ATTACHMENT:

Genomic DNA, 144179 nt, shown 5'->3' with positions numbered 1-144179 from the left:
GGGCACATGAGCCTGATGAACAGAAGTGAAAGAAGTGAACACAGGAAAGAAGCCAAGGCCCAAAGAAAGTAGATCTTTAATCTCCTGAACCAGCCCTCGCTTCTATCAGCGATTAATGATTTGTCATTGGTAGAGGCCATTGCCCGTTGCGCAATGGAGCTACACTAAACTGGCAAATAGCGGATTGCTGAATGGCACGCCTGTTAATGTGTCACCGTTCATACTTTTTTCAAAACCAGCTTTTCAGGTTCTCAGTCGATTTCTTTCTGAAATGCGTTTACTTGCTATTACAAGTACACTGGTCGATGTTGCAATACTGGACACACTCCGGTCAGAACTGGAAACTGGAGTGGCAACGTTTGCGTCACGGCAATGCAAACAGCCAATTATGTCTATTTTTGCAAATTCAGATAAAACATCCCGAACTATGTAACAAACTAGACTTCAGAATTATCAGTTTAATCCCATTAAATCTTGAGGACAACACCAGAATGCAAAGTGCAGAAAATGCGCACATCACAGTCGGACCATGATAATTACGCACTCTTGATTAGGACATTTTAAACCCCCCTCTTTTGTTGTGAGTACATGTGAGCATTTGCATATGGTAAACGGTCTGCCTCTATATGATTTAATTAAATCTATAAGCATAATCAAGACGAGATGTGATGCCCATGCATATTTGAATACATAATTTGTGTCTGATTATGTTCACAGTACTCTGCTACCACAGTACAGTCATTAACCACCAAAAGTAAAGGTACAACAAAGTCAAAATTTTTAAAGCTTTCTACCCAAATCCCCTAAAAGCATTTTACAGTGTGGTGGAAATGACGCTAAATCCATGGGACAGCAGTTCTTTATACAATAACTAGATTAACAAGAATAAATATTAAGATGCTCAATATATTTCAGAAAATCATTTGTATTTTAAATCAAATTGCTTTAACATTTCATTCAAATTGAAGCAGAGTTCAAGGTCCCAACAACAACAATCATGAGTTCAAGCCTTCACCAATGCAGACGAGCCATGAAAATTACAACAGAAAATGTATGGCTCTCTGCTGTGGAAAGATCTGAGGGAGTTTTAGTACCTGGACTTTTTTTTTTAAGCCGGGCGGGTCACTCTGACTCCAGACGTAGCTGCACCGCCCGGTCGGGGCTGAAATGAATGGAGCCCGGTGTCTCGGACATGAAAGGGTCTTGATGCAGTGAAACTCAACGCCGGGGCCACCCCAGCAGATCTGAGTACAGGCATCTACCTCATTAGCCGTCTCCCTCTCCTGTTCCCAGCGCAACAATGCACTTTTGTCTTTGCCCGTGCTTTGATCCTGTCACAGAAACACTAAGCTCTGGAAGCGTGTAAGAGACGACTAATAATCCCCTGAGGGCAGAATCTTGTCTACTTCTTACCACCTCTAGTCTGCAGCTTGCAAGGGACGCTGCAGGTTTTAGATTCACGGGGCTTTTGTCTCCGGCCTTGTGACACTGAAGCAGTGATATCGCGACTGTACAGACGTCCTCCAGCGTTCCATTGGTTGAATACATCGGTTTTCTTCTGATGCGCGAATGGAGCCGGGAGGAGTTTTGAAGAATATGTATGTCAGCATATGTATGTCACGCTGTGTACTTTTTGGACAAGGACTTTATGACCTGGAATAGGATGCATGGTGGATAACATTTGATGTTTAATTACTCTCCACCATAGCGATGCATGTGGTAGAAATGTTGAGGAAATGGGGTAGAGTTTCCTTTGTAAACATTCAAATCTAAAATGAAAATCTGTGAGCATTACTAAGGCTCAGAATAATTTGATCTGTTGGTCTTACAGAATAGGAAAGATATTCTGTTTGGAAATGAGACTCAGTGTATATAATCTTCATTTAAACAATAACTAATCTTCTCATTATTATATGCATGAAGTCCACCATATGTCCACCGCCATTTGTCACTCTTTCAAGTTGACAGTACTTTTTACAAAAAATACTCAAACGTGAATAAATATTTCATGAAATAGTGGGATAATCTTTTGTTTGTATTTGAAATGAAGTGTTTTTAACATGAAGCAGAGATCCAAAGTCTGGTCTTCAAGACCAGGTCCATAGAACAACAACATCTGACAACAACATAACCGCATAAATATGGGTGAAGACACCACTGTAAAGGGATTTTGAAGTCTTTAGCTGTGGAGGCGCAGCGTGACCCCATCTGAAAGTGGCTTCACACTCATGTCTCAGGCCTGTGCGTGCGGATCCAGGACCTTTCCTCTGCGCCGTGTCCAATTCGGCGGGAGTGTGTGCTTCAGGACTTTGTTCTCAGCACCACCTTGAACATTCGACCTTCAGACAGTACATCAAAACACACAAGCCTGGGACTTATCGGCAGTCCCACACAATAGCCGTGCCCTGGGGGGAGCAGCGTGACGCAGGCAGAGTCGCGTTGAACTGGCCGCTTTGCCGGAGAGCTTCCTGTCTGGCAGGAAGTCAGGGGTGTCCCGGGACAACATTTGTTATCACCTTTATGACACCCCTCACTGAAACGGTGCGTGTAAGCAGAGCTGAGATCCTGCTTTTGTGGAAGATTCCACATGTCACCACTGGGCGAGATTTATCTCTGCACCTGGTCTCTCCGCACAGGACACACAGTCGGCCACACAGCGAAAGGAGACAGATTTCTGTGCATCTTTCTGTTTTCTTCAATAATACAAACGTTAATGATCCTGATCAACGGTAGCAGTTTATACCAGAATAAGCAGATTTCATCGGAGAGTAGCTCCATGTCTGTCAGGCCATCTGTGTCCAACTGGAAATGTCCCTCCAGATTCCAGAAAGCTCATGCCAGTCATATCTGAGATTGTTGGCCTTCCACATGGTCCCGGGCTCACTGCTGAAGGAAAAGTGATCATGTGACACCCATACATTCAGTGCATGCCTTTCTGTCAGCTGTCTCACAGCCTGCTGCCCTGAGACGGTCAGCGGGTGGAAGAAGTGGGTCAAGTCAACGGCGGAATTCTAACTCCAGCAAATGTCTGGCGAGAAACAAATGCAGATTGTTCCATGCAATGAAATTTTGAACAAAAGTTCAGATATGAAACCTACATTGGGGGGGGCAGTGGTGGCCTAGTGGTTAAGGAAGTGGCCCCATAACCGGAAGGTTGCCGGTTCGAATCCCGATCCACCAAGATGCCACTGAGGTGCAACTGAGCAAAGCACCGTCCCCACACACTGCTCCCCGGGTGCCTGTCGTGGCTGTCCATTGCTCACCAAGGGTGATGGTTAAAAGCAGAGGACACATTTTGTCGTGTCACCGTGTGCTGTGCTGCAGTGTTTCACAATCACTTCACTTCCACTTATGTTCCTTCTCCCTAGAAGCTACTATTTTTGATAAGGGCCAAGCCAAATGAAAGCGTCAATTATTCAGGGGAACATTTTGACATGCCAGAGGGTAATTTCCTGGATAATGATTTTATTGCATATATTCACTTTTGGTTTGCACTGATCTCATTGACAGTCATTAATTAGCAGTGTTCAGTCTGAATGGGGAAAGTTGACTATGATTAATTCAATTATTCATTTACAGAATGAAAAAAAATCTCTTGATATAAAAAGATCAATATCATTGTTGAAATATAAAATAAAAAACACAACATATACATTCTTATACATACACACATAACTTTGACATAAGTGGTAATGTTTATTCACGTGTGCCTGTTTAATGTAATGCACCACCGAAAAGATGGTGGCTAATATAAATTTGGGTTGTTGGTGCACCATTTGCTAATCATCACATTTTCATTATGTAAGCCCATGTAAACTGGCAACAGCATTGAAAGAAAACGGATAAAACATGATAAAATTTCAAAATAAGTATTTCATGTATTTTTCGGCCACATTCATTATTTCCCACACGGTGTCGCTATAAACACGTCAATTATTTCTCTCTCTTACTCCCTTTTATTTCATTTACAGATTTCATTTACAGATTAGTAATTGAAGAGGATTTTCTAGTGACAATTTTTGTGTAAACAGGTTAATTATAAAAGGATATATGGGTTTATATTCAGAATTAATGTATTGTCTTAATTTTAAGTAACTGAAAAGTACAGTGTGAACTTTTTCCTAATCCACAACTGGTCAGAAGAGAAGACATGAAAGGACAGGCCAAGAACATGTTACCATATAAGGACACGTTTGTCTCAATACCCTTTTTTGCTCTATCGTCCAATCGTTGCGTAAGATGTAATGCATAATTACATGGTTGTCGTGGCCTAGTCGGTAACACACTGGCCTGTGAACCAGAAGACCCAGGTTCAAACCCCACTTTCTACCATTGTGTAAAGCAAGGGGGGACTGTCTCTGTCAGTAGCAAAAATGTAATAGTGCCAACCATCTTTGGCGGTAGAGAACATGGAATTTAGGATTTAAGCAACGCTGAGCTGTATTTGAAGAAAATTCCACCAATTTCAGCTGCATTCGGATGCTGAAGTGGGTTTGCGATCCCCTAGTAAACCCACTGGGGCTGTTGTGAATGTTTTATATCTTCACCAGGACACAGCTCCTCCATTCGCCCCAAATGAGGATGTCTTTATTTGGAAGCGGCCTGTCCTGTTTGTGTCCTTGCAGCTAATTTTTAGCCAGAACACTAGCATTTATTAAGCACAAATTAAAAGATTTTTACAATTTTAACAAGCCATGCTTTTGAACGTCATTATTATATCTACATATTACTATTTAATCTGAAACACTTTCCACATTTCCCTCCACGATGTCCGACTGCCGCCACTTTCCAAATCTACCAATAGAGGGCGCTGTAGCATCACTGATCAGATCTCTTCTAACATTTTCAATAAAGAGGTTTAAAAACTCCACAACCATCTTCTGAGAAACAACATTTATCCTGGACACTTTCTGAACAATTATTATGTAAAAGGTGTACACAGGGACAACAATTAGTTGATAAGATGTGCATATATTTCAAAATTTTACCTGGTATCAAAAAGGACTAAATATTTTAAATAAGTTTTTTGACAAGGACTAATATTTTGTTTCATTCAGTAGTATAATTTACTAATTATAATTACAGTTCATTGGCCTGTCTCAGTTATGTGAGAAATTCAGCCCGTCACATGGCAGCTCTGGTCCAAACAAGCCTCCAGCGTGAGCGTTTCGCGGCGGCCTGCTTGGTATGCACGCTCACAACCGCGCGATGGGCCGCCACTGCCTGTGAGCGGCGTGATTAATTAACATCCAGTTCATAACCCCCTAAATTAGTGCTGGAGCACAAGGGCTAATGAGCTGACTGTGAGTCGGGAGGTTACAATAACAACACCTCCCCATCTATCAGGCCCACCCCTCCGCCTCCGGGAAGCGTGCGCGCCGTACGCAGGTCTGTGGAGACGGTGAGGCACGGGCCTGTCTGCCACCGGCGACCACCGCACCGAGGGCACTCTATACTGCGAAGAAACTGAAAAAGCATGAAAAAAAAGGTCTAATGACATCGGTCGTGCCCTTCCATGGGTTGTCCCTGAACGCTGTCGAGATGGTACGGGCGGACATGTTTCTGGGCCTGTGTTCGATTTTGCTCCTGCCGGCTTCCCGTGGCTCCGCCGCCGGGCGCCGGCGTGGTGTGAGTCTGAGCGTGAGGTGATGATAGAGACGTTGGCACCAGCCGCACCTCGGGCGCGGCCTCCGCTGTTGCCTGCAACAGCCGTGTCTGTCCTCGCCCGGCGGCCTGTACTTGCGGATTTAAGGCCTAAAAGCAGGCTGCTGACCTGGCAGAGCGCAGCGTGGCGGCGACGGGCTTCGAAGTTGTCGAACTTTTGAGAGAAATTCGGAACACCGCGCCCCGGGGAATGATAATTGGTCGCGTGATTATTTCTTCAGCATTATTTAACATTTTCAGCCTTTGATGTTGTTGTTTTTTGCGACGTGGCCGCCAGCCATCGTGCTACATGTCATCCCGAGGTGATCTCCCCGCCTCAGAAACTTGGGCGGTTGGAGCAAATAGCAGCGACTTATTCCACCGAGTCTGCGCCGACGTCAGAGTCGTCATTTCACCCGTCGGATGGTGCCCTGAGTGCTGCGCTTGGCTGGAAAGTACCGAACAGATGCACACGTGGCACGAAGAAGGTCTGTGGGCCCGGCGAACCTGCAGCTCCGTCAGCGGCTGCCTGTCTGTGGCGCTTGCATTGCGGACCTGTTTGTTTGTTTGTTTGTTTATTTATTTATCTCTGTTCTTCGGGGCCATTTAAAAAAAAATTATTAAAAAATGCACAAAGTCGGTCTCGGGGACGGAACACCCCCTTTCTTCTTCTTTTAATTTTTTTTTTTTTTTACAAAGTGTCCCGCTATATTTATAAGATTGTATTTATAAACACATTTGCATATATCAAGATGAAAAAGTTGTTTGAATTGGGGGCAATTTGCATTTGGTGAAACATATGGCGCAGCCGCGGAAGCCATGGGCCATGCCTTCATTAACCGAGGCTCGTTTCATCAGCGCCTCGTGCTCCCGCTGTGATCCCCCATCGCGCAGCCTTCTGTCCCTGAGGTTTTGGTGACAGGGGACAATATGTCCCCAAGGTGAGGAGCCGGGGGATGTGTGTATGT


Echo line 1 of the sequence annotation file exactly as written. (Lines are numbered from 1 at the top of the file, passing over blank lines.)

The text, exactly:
Genomic DNA, 144179 nt, shown 5'->3' with positions numbered 1-144179 from the left: